Sunday, August 08, 2010
New to Region 2 dvd, Playing Shakespeare is the Channel 4 series from the 1980s in which, across nine episodes, renowned theatre director John Barton workshops with a group of actors from the Royal Shakespeare Company various aspects of communicating the canon to an audience. It’s an astonishing piece of television which is essential viewing for actors, anyone with a passing interest in Shakespeare and even, I would say, the stage in general and has a quality of thought and presentation which seems quite alien in these times when television assumes the viewer’s ignorance then works backwards.
At the very least it’s important because it captures a moment in cultural history when a range of what are now household names were still perhaps best known for their theatre work. Younger versions of amongst others Sinead Cusack, Sheila Hancock, Ben Kingsley, Jane Lapotaire, Ian McKellan, Mike Gwilym, David Suchet, Roger Rees, Lisa Harrow, Michael Williams, Patrick Stewart and Judi Dench all appear, an unprecedented line-up united because they’d previous been directed or advised by Barton, all apparently still learning their craft and having great fun simply working the text outside the pressures of a real production.
Barton’s contention, which he describes as the two traditions approach, is that actors should take to heart Hamlet’s advice to the players, totemically repeated throughout the series, “Speak the speech I pray you as I pronounced it to you, trippingly on the tongue” and find a middle presentational ground between Stanislavskian naturalism and the Elizabethan tradition. An actor should consider each phrase and clause carefully so that it seems naturally to be the only thing a character would say in that situation. He’s fighting against the tendency in some actors to simply provide the general sense of Shakespearean dialogue, sapping its spontaneity.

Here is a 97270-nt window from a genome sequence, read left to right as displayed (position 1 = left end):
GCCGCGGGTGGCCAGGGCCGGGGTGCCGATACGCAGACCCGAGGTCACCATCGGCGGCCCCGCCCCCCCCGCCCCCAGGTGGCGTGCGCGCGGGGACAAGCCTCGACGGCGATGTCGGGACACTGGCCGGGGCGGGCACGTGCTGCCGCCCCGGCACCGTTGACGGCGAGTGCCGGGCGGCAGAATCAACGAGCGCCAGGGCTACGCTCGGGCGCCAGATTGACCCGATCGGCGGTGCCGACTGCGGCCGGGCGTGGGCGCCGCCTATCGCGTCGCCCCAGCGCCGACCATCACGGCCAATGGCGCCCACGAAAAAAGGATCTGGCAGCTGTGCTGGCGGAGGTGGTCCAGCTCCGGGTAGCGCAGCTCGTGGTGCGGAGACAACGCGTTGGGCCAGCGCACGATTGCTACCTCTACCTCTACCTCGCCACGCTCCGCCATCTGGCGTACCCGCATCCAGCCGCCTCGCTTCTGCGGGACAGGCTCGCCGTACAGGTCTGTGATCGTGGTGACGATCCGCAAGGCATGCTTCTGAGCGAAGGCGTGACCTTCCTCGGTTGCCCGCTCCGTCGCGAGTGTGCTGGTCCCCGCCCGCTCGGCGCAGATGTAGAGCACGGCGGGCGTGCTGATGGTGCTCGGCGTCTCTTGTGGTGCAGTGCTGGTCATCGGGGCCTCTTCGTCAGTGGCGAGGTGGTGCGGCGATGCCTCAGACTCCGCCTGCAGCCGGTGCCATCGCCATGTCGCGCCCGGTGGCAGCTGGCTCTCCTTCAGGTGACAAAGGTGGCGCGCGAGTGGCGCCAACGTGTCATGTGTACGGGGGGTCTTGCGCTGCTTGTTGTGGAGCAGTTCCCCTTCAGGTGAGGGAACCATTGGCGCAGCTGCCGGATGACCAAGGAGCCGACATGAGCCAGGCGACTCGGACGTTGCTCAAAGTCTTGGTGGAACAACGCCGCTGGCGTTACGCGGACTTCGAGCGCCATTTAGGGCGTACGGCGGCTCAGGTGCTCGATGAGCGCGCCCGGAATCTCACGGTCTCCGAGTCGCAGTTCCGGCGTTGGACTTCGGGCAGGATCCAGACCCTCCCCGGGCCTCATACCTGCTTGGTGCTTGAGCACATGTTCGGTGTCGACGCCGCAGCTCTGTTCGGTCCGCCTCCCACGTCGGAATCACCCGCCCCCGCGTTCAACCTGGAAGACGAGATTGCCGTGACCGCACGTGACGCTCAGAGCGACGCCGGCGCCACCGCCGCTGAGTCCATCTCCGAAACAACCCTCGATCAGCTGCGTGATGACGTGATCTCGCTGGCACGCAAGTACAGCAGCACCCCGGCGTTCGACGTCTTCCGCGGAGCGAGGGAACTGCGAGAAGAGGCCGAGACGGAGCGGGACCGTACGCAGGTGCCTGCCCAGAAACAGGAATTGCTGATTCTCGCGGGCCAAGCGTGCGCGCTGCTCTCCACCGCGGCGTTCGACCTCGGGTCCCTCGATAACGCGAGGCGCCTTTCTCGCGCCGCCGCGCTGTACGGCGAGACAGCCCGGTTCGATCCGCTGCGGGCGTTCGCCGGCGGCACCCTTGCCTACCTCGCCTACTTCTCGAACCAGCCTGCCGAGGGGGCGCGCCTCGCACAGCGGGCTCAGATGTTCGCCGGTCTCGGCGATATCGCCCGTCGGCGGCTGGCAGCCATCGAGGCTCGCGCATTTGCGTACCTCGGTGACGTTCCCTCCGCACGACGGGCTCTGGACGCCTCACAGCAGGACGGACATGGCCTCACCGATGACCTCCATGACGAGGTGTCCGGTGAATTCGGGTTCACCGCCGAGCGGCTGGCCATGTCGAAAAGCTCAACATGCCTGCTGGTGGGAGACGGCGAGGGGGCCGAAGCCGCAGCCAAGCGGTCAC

Barton also seems well aware that his televisual approach, a kind of loose rehearsal in front of cameras does have an inherently artificial quality. Certainly there are moments when some actors are trying create a moment of spontaneity which almost always looks like what it is -- a feed question or line so that Barton can move on to the next bit as an actor approaching from the side "John, can I just ask you ...?" But he confronts it by playing the famous Footlights clip of Fry & Laurie rehearsing several meanings of the word "time" then having much the same discussion with his own actors in a more thoughtful tone, to demonstrate that however well parodied his approach might be, it's still extremely useful.
In my review of the book shaped transcripts of these episodes, my main concern was that Barton’s thesis could only be properly illuminated once we we’re able to hear and compare the changes brought by the actors when Barton’s direction and suggestion is assimilated. Sure enough, in the episode when Dench and Pasco work a section of Twelfth Night, we can now see their performance subtlety develop across readings, Dench’s Viola becoming much stronger, Pasco's Orsino more reflective. Sometimes these manipulations have obviously been worked out in advance for illustrative purposes but all of them demonstrate that a performance is a collusion between actor, director and Shakespeare himself.